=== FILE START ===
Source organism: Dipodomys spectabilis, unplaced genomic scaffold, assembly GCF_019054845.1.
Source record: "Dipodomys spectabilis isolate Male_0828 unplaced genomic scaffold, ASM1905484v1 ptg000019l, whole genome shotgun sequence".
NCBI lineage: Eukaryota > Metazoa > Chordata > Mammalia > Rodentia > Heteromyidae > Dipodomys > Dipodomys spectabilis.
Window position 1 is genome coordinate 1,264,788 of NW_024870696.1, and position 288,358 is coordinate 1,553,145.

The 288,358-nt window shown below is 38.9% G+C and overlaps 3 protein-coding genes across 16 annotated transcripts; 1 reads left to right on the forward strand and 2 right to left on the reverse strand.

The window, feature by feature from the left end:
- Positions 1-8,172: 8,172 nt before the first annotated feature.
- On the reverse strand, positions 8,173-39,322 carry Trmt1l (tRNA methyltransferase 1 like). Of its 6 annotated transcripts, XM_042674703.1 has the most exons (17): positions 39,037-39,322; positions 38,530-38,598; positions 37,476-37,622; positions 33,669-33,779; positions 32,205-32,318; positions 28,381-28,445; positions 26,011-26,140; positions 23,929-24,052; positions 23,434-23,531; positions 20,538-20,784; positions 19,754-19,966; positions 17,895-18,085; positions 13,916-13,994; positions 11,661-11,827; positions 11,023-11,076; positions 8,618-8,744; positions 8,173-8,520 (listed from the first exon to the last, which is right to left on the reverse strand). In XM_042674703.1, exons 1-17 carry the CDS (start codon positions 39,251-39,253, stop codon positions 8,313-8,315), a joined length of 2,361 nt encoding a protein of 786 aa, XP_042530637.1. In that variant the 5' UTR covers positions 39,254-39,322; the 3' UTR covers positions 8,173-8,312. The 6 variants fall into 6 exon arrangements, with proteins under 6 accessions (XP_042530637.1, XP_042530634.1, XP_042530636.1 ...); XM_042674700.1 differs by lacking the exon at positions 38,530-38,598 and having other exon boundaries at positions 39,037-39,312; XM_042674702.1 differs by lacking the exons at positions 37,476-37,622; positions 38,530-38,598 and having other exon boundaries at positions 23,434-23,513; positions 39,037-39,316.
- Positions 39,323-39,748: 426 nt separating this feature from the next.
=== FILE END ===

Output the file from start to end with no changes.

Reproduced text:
Source organism: Dipodomys spectabilis, unplaced genomic scaffold, assembly GCF_019054845.1.
Source record: "Dipodomys spectabilis isolate Male_0828 unplaced genomic scaffold, ASM1905484v1 ptg000019l, whole genome shotgun sequence".
NCBI lineage: Eukaryota > Metazoa > Chordata > Mammalia > Rodentia > Heteromyidae > Dipodomys > Dipodomys spectabilis.
Window position 1 is genome coordinate 1,264,788 of NW_024870696.1, and position 288,358 is coordinate 1,553,145.

The 288,358-nt window shown below is 38.9% G+C and overlaps 3 protein-coding genes across 16 annotated transcripts; 1 reads left to right on the forward strand and 2 right to left on the reverse strand.

The window, feature by feature from the left end:
- Positions 1-8,172: 8,172 nt before the first annotated feature.
- On the reverse strand, positions 8,173-39,322 carry Trmt1l (tRNA methyltransferase 1 like). Of its 6 annotated transcripts, XM_042674703.1 has the most exons (17): positions 39,037-39,322; positions 38,530-38,598; positions 37,476-37,622; positions 33,669-33,779; positions 32,205-32,318; positions 28,381-28,445; positions 26,011-26,140; positions 23,929-24,052; positions 23,434-23,531; positions 20,538-20,784; positions 19,754-19,966; positions 17,895-18,085; positions 13,916-13,994; positions 11,661-11,827; positions 11,023-11,076; positions 8,618-8,744; positions 8,173-8,520 (listed from the first exon to the last, which is right to left on the reverse strand). In XM_042674703.1, exons 1-17 carry the CDS (start codon positions 39,251-39,253, stop codon positions 8,313-8,315), a joined length of 2,361 nt encoding a protein of 786 aa, XP_042530637.1. In that variant the 5' UTR covers positions 39,254-39,322; the 3' UTR covers positions 8,173-8,312. The 6 variants fall into 6 exon arrangements, with proteins under 6 accessions (XP_042530637.1, XP_042530634.1, XP_042530636.1 ...); XM_042674700.1 differs by lacking the exon at positions 38,530-38,598 and having other exon boundaries at positions 39,037-39,312; XM_042674702.1 differs by lacking the exons at positions 37,476-37,622; positions 38,530-38,598 and having other exon boundaries at positions 23,434-23,513; positions 39,037-39,316.
- Positions 39,323-39,748: 426 nt separating this feature from the next.